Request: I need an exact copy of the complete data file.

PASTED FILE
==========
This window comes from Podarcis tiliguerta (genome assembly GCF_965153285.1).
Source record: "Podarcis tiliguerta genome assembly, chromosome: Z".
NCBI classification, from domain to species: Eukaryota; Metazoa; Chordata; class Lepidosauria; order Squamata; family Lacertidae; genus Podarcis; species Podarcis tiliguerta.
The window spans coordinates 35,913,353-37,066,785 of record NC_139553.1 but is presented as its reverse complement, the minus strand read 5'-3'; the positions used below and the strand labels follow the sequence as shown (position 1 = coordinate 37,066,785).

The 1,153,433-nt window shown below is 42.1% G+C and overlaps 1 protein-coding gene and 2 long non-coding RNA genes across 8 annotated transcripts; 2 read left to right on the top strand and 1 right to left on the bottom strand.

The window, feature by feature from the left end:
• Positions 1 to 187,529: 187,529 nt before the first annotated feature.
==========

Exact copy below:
This window comes from Podarcis tiliguerta (genome assembly GCF_965153285.1).
Source record: "Podarcis tiliguerta genome assembly, chromosome: Z".
NCBI classification, from domain to species: Eukaryota; Metazoa; Chordata; class Lepidosauria; order Squamata; family Lacertidae; genus Podarcis; species Podarcis tiliguerta.
The window spans coordinates 35,913,353-37,066,785 of record NC_139553.1 but is presented as its reverse complement, the minus strand read 5'-3'; the positions used below and the strand labels follow the sequence as shown (position 1 = coordinate 37,066,785).

The 1,153,433-nt window shown below is 42.1% G+C and overlaps 1 protein-coding gene and 2 long non-coding RNA genes across 8 annotated transcripts; 2 read left to right on the top strand and 1 right to left on the bottom strand.

The window, feature by feature from the left end:
• Positions 1 to 187,529: 187,529 nt before the first annotated feature.